Appellant, Stanley Howze, and Carlton Lewis Jackson were indicted for armed robbery, OCGA 16-8-41
, and possession of a firearm during commission of a felony, OCGA 16-11-106
. Jackson pled guilty and appellant was convicted of both offenses.
The evidence showed that appellant and Jackson robbed an Arby's restaurant in DeKalb County. Jackson placed an order at the counter, and appellant stood back of him. Jackson brandished a gun and demanded money from the cash register. Appellant remained in the background and kept looking out of both doors. Jackson became agitated because there was no money in one of the cash registers, and he threatened to kill a restaurant employee if he did not get more money. At that point, another employee opened the drive-through register and pulled out the entire cash drawer. Appellant then approached the employee and instructed him to give appellant the money, which the employee did. Appellant then rejoined Jackson, who told the people in the store to hit the deck, after which he and appellant fled.
Appellant enumerates as error the trial court's denial of his motion for a directed verdict of acquittal, OCGA 17-9-1
(a), on the count charging him with possession of a firearm during the commission of a crime. He argues first that he cannot be convicted of a firearm possession charge under OCGA 16-11-106
when he is also convicted of armed robbery by use of that firearm. The possession charge, he posits, is a lesser included offense.
" 'Where a robbery is committed by the use of a firearm, separate convictions for armed robbery and possession of a firearm during the commission of a crime are specifically authorized by OCGA 16-11-106
(e).' [Cit.]" Kennedy v. State, 195 Ga. App. 795 (1) (395 SE2d 270) (1990)
. See also Withon v. Zant, 249 Ga. 373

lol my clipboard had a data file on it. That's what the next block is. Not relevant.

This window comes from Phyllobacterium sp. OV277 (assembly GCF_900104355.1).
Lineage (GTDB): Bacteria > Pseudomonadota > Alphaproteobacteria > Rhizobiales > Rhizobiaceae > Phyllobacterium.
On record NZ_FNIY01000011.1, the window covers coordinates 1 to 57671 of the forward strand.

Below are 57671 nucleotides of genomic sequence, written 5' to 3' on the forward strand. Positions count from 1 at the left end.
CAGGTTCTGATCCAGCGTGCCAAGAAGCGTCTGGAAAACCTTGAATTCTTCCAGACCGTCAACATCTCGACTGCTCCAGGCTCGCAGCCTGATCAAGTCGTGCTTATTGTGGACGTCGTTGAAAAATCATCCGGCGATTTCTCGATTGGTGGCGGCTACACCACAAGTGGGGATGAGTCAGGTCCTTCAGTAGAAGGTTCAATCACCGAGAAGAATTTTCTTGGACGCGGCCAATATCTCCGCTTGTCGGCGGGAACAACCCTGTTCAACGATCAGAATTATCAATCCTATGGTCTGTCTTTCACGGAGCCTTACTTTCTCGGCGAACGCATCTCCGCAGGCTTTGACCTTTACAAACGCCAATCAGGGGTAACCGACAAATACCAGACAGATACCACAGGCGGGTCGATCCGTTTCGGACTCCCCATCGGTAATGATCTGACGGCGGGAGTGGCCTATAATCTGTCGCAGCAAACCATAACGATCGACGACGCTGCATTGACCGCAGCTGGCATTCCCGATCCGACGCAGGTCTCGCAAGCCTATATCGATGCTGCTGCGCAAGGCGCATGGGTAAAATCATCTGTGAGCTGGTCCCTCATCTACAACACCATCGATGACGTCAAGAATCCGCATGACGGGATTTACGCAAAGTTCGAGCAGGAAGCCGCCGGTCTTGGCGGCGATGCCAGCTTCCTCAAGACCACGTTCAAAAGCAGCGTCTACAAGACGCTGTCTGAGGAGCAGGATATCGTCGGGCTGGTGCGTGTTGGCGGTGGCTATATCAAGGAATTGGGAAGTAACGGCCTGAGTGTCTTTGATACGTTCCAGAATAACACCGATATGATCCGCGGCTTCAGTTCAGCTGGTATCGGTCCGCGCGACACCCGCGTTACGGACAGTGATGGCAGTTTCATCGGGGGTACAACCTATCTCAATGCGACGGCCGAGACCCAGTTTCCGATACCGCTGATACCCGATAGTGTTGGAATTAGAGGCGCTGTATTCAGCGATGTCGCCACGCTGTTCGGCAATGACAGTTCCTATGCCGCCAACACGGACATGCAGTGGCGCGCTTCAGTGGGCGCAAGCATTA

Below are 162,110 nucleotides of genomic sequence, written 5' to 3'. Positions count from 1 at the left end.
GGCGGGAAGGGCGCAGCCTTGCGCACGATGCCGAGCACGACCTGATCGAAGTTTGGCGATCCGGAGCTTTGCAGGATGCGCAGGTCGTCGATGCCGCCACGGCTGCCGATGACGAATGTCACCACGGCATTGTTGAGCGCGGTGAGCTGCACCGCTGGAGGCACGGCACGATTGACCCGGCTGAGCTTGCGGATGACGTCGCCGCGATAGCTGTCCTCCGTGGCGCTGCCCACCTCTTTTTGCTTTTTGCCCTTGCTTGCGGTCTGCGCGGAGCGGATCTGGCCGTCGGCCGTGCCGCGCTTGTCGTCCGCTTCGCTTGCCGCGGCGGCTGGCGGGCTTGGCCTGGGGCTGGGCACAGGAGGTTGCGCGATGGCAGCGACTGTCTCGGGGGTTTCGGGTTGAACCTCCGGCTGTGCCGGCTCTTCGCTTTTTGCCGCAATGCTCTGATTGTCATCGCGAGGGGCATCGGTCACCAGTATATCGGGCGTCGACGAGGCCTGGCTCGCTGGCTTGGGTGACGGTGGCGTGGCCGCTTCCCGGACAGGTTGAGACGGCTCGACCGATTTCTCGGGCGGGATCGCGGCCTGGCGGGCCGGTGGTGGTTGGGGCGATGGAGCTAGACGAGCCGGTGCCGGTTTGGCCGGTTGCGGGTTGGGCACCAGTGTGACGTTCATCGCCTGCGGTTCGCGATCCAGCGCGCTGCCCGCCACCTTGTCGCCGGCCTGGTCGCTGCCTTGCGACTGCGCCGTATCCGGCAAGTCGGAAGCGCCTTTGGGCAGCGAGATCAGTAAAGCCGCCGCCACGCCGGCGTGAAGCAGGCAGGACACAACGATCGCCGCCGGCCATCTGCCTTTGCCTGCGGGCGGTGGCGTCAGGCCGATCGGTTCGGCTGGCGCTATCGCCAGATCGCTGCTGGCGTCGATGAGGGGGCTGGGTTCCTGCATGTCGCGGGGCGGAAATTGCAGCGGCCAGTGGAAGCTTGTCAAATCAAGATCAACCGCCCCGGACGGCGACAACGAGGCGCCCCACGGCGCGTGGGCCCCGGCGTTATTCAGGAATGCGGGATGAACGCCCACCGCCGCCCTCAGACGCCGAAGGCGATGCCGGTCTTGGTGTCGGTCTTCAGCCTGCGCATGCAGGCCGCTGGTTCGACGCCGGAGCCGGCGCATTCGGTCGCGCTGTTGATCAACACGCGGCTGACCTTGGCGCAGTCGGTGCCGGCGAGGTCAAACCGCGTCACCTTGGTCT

, 380 (290 SE2d 442
) (1982). "Such double punishment is not constitutionally prohibited, nor is it violative of our double jeopardy statutes to convict a person of both possession of a firearm during the commission of a felony and the accompanying felony in a single prosecution." Wiley v. State, 250 Ga. 343
, 351 (6) (296 SE2d 714
Appellant also argues that the "party" theory of OCGA 16-2-20
may not be relied on to convict him of the possession charge because he at no time possessed the weapon. He posits that the nature of the crime requires actual possession and seeks an overruling of Wilcox v. State, 177 Ga. App. 596 (340 SE2d 243) (1986)
. It was held in that case that where a party has committed armed robbery and possession of a firearm during commission of a felony, an accomplice who is concerned in the commission of those crimes under OCGA 16-2-20
is likewise guilty of both offenses, notwithstanding the fact that the accomplice did not have actual possession of the firearm. The Code does not require actual possession with respect to this offense and we are not authorized to import such a limitation and narrowing of the prohibition. Wilcox has not been shown to be erroneous.
Coleman held that armed robbery (OCGA 16-8-41
) and possession of a firearm by a convicted felon (OCGA 16-11-131
) are separate offenses in that they have distinct elements. Moreover, the dicta in Coleman relating to OCGA 16-11-106
supports rather than disfavors appellant, but it did not take into account the 1976 amendment to the law. Ga. L. 1976, pp. 1591, 1592. See OCGA 16-11-106
(e). The Georgia Supreme Court referred explicitly to that change in Wiley v. State, supra, and rejected the argument appellant makes here.
Robert E. Wilson, District Attorney, Barbara B. Conroy, Thomas S. Clegg, Nelly F. Withers, Assistant District Attorneys, for appellee.